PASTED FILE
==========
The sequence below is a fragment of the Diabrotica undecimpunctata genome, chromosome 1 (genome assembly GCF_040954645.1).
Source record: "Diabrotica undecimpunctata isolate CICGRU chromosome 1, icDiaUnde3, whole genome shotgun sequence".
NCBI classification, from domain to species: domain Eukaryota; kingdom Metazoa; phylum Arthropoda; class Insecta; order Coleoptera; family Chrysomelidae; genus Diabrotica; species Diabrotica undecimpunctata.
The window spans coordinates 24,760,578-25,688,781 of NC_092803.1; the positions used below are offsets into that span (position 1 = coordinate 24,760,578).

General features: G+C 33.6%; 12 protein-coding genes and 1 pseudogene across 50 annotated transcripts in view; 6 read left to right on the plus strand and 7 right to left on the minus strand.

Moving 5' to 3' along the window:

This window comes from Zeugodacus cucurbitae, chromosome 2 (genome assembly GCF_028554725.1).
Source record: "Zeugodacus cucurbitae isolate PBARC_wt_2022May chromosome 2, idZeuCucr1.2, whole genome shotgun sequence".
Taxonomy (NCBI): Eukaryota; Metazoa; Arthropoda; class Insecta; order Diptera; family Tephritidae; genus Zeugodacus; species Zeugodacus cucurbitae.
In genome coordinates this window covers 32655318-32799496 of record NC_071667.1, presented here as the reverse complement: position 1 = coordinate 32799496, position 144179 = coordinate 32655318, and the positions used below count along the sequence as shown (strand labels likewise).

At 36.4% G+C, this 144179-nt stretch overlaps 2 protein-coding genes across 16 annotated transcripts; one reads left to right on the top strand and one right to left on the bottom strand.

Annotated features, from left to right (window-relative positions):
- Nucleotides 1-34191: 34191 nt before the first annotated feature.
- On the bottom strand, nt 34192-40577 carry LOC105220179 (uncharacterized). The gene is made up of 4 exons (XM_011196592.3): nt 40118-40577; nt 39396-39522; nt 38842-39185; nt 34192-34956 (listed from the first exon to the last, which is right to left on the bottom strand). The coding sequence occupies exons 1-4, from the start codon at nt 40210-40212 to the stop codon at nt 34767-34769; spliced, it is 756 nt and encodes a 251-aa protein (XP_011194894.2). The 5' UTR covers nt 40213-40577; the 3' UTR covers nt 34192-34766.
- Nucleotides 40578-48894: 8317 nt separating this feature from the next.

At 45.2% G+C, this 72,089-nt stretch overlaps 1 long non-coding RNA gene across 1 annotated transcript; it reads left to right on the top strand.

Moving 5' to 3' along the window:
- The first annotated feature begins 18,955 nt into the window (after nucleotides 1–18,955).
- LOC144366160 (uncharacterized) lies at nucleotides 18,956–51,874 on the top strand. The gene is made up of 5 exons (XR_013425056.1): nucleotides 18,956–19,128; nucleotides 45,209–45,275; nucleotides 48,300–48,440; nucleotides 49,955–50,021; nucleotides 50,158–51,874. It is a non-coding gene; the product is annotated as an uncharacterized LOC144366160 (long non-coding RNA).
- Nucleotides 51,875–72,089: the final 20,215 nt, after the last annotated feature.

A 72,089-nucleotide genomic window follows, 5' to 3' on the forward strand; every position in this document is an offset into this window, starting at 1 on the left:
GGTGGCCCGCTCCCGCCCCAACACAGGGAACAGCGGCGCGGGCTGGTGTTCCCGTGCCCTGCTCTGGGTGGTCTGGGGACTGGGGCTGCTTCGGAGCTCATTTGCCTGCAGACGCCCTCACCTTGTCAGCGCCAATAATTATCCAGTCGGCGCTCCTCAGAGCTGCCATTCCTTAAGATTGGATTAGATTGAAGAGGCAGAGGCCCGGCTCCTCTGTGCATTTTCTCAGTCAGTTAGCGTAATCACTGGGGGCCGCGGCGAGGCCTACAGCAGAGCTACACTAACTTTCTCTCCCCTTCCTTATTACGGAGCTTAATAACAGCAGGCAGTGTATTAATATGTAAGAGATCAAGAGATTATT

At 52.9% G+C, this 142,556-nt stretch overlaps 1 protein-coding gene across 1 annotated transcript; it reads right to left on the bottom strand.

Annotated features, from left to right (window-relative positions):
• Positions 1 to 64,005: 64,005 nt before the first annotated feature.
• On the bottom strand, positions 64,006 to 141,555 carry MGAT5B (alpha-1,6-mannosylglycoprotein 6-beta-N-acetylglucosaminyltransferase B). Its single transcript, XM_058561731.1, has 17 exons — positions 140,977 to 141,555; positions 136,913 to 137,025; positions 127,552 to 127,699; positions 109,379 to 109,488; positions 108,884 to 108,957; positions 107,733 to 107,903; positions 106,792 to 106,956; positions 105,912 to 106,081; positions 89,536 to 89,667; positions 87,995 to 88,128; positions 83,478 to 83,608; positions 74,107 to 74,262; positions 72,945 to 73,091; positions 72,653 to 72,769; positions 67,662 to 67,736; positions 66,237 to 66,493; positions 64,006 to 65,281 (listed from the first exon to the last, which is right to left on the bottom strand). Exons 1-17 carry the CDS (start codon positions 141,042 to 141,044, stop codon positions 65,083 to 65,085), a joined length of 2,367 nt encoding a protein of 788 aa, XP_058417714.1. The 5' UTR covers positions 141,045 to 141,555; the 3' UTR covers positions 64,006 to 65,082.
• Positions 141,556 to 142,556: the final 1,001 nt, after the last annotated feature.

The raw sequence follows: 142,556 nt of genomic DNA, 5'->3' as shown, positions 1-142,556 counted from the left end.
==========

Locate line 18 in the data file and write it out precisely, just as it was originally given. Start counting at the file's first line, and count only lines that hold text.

- The first annotated feature begins 18,955 nt into the window (after nucleotides 1–18,955).